The Best Board Meeting Ever
After a failed attempt yesterday, the Unified Board of SBMC met today. Some of us gathered in Fellowship Hall. Some gathered via phone or computer. It is a scene that is repeated over and over as people use technology to meet, make decisions, play Farkle. These days and the ones that follow it will define human interactions for a long time.
Some people have been using telecommunications for their whole career. They have become very skilled at the technical art of Zoom. The multitask ability to talk, type, remember, and innovate impresses me. Actually, the ability to get 8 people on a Google Hangout at the same time with video and audio amazes me. I think witchcraft may be involved.
I have a friend that has worked remotely for years. He makes his calls. He bosses other people around. He gets bossed around by other people. He solves problems. Creates new ones. All of this while sitting in his home office and texting me about the prospects for the 2020 Patriots. Working remotely is still work.
It is the REMOTE part that captures me. We have all been remote—physically, mentally, emotionally, spiritually. The virus and the threat of serious illness has made us isolate. Remote has become our standard mode of operation—at least temporarily.
For an hour and ten minutes, we were not remote anymore. We couldn’t hug each other like we would have preferred. We couldn’t look everyone in the eye. There was a sense of incompleteness about the experience. For seventy minutes we were no longer little islands. It felt good.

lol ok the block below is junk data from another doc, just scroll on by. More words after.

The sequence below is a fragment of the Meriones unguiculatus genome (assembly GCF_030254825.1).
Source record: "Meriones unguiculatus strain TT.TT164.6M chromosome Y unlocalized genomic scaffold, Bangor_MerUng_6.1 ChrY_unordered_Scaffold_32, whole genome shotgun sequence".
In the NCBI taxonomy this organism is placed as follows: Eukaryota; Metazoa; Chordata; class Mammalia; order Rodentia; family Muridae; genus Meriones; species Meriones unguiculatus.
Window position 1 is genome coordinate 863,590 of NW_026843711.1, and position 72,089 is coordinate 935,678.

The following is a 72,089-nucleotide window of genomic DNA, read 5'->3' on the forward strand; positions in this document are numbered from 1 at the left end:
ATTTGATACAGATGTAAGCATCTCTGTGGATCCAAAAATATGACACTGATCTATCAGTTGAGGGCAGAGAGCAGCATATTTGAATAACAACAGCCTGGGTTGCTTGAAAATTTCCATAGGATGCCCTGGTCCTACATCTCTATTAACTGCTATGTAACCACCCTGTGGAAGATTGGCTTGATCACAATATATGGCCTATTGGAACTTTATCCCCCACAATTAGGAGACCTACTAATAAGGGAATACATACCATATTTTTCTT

It felt so good, I decree that this was the best board meeting EVER! Not because of the great decisions we made, not because we bossed or were bossed, not because we solved any problems or created new ones, simply because we were together.
We gathered. We laughed. We commiserated. We thought. We prayed. We asked questions. We (I) made up answers. We harmonized. We listened. In short, we churched.
I needed it. I needed to feel connected—even remotely—to people that I love and serve.
For most semi-functioning adults, we struggle to admit that we NEED anything. We thrive at knowing what we WANT. Many of us believe NEED is a sign of weakness. To NEED something or someone is a humble recognition of a basic reality. We all NEED—food, water, light, air, laughter, joy, sorrow.
We all NEED other people: to gather, to laugh, to commiserate, to think, to pray, to wonder, to answer. We especially need each other to harmonize and listen.
Take a moment and think about the people you need. Be grateful for them. If you’re courageous, give them a call this weekend.
I love you.
[I need you.]
I hope for you.
Please be safe.